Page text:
Parsing Performances in the First Presidential Debate | KCET
Parsing Performances in the First Presidential Debate
Hillary passed the Presidential plausibility test. Donald Trump didn’t—but there are still two more debates. Note to Donald: Review Ronald Reagan’s performance in the 1984 first debate (he sleepwalked) and second (Reagan’s terrific comeback, pledging not to make his opponent’s “youth and inexperience” an issue). Reagan and Barack Obama both had poor first debate performances, Obama in 2012 against Mitt Romney. Both improved in subsequent rounds and won their elections going away. One difference is that both Reagan and Obama were incumbents. Trump doesn’t have that edge—which, in today’s political environment is not necessarily a bad thing.
Clinton looked and sounded like a President—despite Trump’s insistence that she “didn’t have the look.”
Trump’s performance brought to mind the trio of Al Gore-George W. Bush debates with the V. P.’s sighing, facial gymnastics and awkward moves. Probably more than almost any other factor, Gore’s debate performances in 2000 blocked his path to the White House. We can just about guarantee that, just as Gore’s sighs were played over and over in the media, Trump’s snorting and sniffling will find their way not only onto cable news but onto that newly powerful political messaging tool, social media. (Twitter announced that the first Clinton-Trump debate “was the most tweeted debate ever.”)
Clinton may not have been able to close the enthusiasm gap between Trump’s base and her voters or to move the needle with Millennials, but Trump didn’t do anything to woo the African-American, Latino, women or undecided voters he needs to put the election away.
Moderator Lester Holt was low key and gave both candidates a lot of rope. And as Trump began to unravel in his accusations, Clinton just got out of the way and let her opponent trip over it.
The pundit class was almost unanimous in giving the debate win to Clinton. Even conservative commentator Hugh Hewitt called the first part of the debate for Trump, but said he lost his way after the first half hour. (Conventional wisdom says that, in the short history of Presidential debates, the first half-hour of the debate can be the most telling. It was in the first half-hour of his debate against Jimmy Carter that then-President Gerald Ford freed Poland, for example.) Hewitt also opined that the debate won’t move the needle. But in a race that looks so close, a tweak of one or two points in poll numbers could be important.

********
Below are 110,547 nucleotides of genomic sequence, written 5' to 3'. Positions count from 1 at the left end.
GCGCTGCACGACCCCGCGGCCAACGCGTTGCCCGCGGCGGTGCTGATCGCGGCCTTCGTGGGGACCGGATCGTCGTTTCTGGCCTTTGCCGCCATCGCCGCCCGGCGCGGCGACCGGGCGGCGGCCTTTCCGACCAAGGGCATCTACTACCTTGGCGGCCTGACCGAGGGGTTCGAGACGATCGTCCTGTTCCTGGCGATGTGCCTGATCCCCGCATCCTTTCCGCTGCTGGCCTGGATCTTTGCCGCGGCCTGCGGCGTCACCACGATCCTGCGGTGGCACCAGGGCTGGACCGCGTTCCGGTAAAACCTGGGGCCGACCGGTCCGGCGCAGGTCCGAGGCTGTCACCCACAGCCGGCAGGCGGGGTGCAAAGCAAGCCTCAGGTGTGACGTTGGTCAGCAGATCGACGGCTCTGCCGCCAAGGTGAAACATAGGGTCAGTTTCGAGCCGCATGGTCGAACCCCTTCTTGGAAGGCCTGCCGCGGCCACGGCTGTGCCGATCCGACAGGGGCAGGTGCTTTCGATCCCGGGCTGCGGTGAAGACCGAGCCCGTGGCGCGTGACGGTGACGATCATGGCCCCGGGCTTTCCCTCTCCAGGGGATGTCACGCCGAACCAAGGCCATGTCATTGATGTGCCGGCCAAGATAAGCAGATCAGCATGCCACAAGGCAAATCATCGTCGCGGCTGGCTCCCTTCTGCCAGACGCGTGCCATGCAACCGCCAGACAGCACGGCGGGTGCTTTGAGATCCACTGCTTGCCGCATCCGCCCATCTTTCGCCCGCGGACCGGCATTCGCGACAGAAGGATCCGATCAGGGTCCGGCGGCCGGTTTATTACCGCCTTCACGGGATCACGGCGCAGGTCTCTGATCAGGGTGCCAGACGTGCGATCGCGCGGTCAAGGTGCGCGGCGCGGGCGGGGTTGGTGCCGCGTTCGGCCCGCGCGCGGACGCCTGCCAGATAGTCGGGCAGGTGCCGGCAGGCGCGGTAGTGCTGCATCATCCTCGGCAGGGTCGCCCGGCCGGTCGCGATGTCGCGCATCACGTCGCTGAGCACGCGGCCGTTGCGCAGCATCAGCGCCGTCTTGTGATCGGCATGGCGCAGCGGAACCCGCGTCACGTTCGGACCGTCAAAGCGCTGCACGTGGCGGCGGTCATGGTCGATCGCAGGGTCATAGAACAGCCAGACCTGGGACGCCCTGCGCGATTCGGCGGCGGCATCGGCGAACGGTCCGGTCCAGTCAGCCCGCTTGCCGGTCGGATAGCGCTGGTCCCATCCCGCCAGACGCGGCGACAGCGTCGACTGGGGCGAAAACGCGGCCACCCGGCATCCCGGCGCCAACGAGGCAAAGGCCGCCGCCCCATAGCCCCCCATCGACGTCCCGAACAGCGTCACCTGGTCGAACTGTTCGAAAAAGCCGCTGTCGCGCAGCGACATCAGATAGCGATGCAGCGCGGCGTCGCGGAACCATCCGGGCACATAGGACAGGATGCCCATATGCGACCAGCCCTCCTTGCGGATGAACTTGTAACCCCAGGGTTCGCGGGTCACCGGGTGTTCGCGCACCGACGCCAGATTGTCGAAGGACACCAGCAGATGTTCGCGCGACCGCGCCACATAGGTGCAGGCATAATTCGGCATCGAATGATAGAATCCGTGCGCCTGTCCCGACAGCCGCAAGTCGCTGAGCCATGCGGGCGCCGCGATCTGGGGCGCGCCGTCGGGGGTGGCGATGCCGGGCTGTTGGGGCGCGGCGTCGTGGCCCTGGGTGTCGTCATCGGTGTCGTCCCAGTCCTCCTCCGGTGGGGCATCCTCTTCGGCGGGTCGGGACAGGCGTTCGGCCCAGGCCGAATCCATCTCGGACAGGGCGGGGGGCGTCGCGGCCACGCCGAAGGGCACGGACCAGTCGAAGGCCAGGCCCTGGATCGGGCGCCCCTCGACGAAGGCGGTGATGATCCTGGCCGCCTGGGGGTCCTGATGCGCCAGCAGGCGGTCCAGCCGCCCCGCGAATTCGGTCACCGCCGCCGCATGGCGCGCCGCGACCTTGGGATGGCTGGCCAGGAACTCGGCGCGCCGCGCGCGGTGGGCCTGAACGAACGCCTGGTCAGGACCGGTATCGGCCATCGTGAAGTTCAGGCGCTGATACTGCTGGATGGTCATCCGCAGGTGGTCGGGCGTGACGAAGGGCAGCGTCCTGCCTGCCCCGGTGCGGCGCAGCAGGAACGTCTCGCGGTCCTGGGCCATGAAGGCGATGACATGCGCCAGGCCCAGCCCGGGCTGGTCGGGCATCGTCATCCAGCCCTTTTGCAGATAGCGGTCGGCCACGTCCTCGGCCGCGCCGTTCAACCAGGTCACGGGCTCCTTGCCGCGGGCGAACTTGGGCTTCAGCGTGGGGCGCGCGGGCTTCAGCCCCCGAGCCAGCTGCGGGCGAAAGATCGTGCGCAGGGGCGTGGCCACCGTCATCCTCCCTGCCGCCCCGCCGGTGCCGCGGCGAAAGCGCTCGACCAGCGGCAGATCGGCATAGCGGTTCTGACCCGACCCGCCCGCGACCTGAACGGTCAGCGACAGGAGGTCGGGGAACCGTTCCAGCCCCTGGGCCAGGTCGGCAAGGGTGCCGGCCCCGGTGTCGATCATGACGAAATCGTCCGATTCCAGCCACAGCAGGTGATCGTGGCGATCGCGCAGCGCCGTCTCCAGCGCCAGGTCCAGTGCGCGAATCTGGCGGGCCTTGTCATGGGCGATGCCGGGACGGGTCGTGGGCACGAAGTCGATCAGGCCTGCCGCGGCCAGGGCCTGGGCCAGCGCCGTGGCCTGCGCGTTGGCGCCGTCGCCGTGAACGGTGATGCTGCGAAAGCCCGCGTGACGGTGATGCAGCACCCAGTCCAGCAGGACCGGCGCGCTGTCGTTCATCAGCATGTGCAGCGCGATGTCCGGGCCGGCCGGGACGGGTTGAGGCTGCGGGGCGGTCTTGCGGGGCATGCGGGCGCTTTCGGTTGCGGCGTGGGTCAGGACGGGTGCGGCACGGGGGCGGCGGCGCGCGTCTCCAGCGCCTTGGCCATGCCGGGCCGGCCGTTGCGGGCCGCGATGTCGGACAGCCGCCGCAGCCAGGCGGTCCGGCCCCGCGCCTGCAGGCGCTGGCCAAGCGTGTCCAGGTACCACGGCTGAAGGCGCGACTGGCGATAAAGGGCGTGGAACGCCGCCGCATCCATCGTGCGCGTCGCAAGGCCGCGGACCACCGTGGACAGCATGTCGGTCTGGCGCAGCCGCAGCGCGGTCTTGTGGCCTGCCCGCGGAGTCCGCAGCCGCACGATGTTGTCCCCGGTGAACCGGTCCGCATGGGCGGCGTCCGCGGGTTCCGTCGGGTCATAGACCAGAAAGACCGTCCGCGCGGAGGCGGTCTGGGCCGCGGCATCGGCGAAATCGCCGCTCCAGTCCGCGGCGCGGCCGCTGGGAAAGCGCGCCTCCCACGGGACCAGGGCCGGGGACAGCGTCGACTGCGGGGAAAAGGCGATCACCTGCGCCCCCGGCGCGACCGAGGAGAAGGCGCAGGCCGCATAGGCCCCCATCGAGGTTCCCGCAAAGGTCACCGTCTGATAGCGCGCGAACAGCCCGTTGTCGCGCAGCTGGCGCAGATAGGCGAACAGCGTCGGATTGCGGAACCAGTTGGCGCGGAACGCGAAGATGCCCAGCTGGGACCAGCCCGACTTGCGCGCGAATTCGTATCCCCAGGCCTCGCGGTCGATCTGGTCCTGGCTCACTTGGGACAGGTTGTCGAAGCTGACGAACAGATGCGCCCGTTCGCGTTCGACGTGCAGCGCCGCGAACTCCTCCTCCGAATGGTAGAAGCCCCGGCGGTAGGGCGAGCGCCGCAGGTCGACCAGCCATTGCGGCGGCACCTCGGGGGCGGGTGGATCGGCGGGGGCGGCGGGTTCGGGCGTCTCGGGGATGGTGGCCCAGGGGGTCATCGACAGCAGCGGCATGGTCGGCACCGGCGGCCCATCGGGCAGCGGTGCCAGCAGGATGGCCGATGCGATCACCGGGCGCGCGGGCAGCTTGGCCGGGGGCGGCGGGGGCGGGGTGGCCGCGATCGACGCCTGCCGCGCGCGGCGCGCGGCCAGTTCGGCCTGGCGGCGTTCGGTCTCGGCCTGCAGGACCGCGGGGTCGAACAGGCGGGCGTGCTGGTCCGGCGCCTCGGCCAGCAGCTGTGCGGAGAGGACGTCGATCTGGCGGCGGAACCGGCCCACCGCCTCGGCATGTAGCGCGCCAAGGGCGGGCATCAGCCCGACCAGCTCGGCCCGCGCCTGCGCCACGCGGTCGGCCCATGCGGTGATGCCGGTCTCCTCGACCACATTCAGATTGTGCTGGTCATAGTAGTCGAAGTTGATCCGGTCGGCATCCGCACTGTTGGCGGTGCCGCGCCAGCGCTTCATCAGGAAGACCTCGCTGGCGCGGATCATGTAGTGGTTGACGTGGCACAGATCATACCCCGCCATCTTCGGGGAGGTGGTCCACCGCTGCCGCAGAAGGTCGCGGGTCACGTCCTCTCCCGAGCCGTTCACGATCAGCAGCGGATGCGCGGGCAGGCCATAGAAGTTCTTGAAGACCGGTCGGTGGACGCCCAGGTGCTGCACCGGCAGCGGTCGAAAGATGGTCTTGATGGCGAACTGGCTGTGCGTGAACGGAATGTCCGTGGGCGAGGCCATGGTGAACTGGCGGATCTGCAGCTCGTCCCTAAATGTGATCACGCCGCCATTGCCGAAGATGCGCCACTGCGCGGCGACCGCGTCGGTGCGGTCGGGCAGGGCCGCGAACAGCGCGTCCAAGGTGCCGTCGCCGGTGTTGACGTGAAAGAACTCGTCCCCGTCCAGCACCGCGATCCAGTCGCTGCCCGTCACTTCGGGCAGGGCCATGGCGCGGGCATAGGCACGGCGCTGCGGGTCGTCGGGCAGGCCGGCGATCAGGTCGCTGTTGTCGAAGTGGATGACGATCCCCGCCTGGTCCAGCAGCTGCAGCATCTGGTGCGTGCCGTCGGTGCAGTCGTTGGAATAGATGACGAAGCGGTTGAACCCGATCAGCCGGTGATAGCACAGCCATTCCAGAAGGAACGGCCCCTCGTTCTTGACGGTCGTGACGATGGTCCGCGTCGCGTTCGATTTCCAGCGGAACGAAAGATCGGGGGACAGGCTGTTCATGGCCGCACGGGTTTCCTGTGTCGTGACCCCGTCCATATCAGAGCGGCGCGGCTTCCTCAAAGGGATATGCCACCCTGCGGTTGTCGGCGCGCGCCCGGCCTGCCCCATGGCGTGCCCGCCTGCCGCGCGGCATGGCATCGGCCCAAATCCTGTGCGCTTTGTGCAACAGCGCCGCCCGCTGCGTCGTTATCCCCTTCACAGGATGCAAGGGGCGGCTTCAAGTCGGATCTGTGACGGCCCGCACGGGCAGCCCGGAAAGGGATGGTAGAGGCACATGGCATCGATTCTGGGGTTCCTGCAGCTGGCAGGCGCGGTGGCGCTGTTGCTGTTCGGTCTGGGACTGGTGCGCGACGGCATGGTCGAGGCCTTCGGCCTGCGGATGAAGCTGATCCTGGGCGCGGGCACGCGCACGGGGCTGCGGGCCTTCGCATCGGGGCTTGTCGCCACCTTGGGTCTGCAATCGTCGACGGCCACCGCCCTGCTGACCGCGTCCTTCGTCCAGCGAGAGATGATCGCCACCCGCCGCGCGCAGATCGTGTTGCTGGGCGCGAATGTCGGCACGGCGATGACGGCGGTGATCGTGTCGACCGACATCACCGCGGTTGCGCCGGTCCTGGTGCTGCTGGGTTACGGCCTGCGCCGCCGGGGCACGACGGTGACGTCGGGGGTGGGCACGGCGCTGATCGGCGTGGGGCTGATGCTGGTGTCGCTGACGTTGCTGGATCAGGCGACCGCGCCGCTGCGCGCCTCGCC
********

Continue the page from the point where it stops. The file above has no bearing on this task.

After his initial thrust on trade (which isn’t really most voters’ major concern), Trump spent most of the debate on the defensive—on the birther issue, his tax returns, his business practices. Clinton benefited from the lack of focus on emails and the Clinton Foundation. Neither Holt nor Trump honed in on these issues as they could have (though we know that Trump knew to tip-toe lightly around questions surrounding his foundation). And Clinton gleefully tip-toed around those issues, too.
Clinton remained cool and under control throughout the debate, while Trump was clearly off his meds. Trump showed he hasn’t figured out that conundrum haunting male candidates: How to go on the offensive without looking like he’s beating up on a woman. Hollering over Clinton and continually interrupting her may be good reality TV, but may not be good politics.
Trump’s claim that his “strongest asset” is his “temperament” was the “say what” moment of the debate. According to CNN, “Facebook said the ‘top social moment’ of the debate” was when Trump made that claim. Said CNN, “The comment was met by laughs in the debate hall and snarky replies on social media.”
It’s a political axiom that whoever wins the spin, is the winner of the debate. Right now the media, the punditocracy, and instant polls have decided that looks mightily like Hillary Clinton.
And now, here come the Veeps!*
Sherry Bebitch Jeffe is Professor of the Practice of Public Policy Communication at USC’s Sol Price School of Public Policy and Doug Jeffe is a Communications and Public Affairs Strategis. This article originally appeared in Fox & Hounds Daily under the title “Post-debate Wisdom 1.0.”
*The vice presidential debate between Democrat Tim Caine and Republican Mike Pence is scheduled for Tuesday, Oct. 4 at 6 pm Pacific time.
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